A Bronze Head: by W. B. Yeats - Summary & Analysis

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Stanza I

      Here at the very entrance of the Dublin Municipal Gallery stands the bronze bust of Maud Gonne (done by Lawrence Campbell). Her figure looks both human as well as non-human (heavenly). She has the penetrating bird’s eye, while the rest of her face is dry and dead as a mummy. This great lady who used to haunt tombs (of patriots) has her eyes fixed at the distant sky (immortal things). This vision of hers will survive the corroding effect of time. Like a lovely bird flying in the sky in the hope of prey and failing to get anything, her inner firry of passion is intensified by the emptiness of the sky.

Stanza II

      Maud Gonne was in her youth not a tomb haunter. Her body was healthy and beautiful, dignified and and noble like that of a gentle woman. No one can tell which of her two forms—in youth or in old age is her real self. Perhaps she is a mixture of both forms (old and young) and the profound philosopher McTaggart thought in the same way and that the soul is a mixture of life and death (human personality is a blend of both the changing and non-changing elements).

Stanza III

      Even in youth, Maud Gonne was smart and charming. I found the childishness in her eyes which indicated that she must have suffered a soul-shattering vision of terror. Perhaps my being so near to her made me imagine that wildness in her which in fact was not part of her nature. I was much overpowered by her helplessness and wanted to protect “my child” (His beloved) from anxieties and dangers.

Stanza IV

      Perhaps I regarded her as a supernatural being driven by some divine force. Possessed by a mysterious power, her real eyes looked sterner than it should have looked, on this dirty world, in its ruin and degradation. Everything was topsy-turvy: low families had suddenly become great and important: the aristocratic families had suddenly become weak and unimportant. The old traditions and values had been thrown away like pearls before swine. The aristocratic values were laughed at by the foolish masses. The divine power looking through her eye must have wondered if there was anything worth saving in this general massacre of time-honoured ideals and values (of Ireland).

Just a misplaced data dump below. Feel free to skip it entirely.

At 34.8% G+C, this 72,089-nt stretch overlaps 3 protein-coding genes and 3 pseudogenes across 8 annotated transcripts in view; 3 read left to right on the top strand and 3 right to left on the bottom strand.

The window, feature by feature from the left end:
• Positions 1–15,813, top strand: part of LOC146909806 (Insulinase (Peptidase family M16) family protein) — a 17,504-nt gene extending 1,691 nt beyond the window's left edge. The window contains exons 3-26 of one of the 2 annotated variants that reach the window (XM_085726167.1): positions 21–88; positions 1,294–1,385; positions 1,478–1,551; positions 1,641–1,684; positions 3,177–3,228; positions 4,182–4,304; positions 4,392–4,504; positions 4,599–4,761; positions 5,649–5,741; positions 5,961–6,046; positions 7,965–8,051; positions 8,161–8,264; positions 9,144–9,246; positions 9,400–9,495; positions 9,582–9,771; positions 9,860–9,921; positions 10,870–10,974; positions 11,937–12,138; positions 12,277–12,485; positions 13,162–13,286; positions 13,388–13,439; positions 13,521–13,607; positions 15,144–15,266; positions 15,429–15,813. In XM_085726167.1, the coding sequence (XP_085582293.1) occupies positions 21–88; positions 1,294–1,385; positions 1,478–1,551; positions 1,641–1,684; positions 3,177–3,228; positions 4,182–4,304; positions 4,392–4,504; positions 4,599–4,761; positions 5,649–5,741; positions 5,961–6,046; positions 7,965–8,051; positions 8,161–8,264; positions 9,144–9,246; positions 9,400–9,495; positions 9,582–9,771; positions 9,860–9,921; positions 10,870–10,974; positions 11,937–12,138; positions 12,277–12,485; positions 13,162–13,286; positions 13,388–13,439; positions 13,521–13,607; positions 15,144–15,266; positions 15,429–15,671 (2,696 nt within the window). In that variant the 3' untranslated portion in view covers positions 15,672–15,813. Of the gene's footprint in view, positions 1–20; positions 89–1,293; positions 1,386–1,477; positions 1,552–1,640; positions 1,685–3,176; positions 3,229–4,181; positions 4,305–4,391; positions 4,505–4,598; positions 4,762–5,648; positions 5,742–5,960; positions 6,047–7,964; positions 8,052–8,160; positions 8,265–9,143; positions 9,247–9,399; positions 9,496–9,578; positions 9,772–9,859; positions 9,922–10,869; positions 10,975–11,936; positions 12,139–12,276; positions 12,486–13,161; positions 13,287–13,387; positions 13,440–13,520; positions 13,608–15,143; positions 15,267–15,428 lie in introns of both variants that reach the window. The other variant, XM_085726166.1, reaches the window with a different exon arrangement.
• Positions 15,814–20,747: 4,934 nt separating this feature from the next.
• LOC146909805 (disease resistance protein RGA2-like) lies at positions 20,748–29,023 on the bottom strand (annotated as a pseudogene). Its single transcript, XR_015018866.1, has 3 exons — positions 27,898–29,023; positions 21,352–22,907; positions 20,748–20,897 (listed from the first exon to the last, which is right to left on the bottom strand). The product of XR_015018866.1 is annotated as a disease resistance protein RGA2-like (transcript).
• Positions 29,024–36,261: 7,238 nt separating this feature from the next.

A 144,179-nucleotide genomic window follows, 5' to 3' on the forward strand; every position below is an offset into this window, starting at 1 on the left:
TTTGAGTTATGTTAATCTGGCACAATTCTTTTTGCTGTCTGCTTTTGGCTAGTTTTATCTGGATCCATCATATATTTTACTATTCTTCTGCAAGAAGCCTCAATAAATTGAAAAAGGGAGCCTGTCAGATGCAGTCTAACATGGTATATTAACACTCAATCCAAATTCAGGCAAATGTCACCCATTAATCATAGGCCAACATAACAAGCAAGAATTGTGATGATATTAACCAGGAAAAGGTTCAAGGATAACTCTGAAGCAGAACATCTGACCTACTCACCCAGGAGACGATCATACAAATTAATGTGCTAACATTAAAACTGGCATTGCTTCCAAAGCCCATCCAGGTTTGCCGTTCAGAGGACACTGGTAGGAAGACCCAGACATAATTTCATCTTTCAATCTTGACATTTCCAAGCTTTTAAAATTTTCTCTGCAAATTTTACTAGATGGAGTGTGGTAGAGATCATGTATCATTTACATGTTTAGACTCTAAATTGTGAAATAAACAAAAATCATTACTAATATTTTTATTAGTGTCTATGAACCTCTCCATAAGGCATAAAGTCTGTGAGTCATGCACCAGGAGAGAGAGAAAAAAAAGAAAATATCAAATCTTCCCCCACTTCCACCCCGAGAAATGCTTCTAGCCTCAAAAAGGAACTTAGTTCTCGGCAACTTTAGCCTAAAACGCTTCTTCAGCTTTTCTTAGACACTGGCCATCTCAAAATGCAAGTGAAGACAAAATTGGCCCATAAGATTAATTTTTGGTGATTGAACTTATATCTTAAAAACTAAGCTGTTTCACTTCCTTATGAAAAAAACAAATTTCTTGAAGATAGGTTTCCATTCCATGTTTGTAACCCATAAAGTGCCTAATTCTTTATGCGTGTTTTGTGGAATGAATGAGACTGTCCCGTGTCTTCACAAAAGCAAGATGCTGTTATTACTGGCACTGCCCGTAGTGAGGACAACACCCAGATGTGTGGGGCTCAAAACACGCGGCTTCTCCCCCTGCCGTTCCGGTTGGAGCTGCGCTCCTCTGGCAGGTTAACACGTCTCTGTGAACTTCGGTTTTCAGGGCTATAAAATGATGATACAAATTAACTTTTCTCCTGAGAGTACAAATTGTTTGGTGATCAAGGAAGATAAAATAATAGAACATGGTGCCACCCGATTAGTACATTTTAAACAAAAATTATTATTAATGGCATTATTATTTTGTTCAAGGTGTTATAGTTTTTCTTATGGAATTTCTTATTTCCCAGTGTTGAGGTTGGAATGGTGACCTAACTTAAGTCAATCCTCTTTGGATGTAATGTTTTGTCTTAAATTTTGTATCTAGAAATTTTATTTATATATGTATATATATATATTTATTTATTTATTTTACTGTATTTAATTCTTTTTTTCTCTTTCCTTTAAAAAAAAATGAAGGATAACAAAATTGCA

Critical Analysis


      Included in the last volume of poems A Bronze Head published in 1936, this poem offers a glimpse into real Maud Gonne whom the poet loved so intensely. The poem was written when the poet carefully saw the statue of Maud placed at the entrance of the Gallery of Modem Art in Dublin. The poet who knew Maud so Intimately analyses her personality, her human and super-human qualities—the stemness and the compulsive passion which motivated her political activity. She seemed to be guided by some divine force to her an execrable destiny. Her bronze bust expressed the ambivalence of her personality. Her face is shrunken and withered, while her eyes are wild and sharp. The poet looked at this decaying world, the loss of ancient traditions and values and wondered if there was anything left which was worth saving. Old age, no doubt has changed the physical and mental makeup of Maud Gonne, but what the poet points out so vividly is the decline and degradation which has overtaken his country. Perhaps the poet regrets the political activity and agitation of Maud Gonne and her associates which had brought nothing but ruin and degradation to his country. Maybe that, a divine power is responsible for the country’s ruin and Maud Gonne is only a victim or instrument of the pathetic future of her country.